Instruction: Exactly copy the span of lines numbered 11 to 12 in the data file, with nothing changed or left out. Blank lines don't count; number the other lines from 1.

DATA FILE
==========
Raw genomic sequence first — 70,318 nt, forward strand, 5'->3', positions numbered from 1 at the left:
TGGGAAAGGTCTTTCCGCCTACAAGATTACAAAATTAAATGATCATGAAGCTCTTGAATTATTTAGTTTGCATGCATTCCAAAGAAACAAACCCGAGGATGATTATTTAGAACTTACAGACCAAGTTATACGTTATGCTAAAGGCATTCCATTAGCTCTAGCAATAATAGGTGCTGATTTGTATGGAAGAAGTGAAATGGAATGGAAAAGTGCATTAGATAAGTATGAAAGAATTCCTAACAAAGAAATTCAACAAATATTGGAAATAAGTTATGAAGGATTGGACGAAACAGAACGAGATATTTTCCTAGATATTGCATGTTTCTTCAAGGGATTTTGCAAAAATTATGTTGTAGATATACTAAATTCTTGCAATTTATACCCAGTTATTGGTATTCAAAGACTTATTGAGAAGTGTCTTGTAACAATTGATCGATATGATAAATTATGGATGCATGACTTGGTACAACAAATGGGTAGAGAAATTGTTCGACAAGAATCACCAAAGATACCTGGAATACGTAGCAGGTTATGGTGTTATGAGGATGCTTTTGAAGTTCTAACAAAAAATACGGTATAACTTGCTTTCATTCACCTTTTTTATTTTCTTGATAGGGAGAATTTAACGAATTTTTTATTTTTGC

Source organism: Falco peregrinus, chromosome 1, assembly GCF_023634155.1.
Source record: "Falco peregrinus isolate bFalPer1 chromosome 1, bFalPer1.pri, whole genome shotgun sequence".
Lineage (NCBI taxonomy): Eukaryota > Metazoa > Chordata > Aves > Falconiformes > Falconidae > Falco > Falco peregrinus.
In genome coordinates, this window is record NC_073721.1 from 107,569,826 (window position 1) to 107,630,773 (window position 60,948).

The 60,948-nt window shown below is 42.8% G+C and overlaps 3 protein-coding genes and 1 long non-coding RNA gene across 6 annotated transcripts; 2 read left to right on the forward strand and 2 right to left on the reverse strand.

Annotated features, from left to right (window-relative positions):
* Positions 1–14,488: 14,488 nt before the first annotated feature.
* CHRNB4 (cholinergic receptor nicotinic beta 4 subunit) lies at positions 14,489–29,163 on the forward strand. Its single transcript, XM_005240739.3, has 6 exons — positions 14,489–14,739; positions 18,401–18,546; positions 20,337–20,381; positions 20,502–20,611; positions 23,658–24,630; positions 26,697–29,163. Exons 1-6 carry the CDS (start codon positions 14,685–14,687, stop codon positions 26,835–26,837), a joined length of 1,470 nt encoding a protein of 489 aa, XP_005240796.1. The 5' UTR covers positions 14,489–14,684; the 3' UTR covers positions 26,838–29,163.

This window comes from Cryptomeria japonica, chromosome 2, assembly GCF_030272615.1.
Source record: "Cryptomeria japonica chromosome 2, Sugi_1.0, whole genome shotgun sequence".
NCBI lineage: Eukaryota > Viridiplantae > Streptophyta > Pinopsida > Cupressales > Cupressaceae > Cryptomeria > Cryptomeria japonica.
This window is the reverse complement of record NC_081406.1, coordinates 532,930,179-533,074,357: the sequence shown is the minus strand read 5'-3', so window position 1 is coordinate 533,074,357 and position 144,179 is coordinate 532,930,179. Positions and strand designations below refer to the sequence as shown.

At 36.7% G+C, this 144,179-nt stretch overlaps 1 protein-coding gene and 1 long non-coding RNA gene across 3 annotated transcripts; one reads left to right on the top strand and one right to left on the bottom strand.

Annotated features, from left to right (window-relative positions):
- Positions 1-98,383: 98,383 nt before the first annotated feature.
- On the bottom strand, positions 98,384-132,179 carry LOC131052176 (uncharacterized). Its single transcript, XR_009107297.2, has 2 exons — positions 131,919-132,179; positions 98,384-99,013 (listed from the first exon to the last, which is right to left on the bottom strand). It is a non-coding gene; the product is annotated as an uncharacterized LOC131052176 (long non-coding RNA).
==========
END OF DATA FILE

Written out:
This window comes from Cryptomeria japonica, chromosome 2, assembly GCF_030272615.1.
Source record: "Cryptomeria japonica chromosome 2, Sugi_1.0, whole genome shotgun sequence".